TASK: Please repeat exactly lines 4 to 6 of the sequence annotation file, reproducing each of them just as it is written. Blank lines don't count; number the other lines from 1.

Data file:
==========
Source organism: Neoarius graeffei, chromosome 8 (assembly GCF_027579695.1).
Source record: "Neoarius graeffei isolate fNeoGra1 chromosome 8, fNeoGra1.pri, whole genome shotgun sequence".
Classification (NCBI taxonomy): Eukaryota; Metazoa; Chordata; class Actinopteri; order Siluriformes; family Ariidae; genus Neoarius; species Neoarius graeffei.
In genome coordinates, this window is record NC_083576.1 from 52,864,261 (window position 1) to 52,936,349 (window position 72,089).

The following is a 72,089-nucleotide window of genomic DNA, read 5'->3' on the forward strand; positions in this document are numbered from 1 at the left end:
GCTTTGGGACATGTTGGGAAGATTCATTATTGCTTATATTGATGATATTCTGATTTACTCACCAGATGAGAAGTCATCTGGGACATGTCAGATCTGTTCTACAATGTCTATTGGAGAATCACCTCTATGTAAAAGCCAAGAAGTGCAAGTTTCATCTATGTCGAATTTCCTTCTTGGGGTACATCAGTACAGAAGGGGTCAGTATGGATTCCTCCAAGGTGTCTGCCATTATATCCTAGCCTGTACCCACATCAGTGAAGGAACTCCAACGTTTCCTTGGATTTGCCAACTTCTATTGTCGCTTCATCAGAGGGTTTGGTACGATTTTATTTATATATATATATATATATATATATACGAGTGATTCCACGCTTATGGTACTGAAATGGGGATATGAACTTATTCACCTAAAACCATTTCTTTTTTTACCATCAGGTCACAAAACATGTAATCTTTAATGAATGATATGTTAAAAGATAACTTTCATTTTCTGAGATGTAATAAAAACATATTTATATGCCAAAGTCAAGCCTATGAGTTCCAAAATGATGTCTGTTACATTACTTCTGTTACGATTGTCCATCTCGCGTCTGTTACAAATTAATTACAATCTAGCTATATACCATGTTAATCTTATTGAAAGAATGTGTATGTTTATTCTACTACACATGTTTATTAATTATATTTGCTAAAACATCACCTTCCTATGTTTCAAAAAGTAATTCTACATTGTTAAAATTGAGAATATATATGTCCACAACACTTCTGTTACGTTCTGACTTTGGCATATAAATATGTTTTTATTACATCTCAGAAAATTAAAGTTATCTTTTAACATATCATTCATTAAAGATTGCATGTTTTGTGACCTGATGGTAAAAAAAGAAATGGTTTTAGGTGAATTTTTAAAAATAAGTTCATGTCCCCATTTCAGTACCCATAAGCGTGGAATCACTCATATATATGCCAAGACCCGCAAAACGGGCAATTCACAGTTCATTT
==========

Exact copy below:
In genome coordinates, this window is record NC_083576.1 from 52,864,261 (window position 1) to 52,936,349 (window position 72,089).

The following is a 72,089-nucleotide window of genomic DNA, read 5'->3' on the forward strand; positions in this document are numbered from 1 at the left end:
GCTTTGGGACATGTTGGGAAGATTCATTATTGCTTATATTGATGATATTCTGATTTACTCACCAGATGAGAAGTCATCTGGGACATGTCAGATCTGTTCTACAATGTCTATTGGAGAATCACCTCTATGTAAAAGCCAAGAAGTGCAAGTTTCATCTATGTCGAATTTCCTTCTTGGGGTACATCAGTACAGAAGGGGTCAGTATGGATTCCTCCAAGGTGTCTGCCATTATATCCTAGCCTGTACCCACATCAGTGAAGGAACTCCAACGTTTCCTTGGATTTGCCAACTTCTATTGTCGCTTCATCAGAGGGTTTGGTACGATTTTATTTATATATATATATATATATATATATACGAGTGATTCCACGCTTATGGTACTGAAATGGGGATATGAACTTATTCACCTAAAACCATTTCTTTTTTTACCATCAGGTCACAAAACATGTAATCTTTAATGAATGATATGTTAAAAGATAACTTTCATTTTCTGAGATGTAATAAAAACATATTTATATGCCAAAGTCAAGCCTATGAGTTCCAAAATGATGTCTGTTACATTACTTCTGTTACGATTGTCCATCTCGCGTCTGTTACAAATTAATTACAATCTAGCTATATACCATGTTAATCTTATTGAAAGAATGTGTATGTTTATTCTACTACACATGTTTATTAATTATATTTGCTAAAACATCACCTTCCTATGTTTCAAAAAGTAATTCTACATTGTTAAAATTGAGAATATATATGTCCACAACACTTCTGTTACGTTCTGACTTTGGCATATAAATATGTTTTTATTACATCTCAGAAAATTAAAGTTATCTTTTAACATATCATTCATTAAAGATTGCATGTTTTGTGACCTGATGGTAAAAAAAGAAATGGTTTTAGGTGAATTTTTAAAAATAAGTTCATGTCCCCATTTCAGTACCCATAAGCGTGGAATCACTCATATATATGCCAAGACCCGCAAAACGGGCAATTCACAGTTCATTT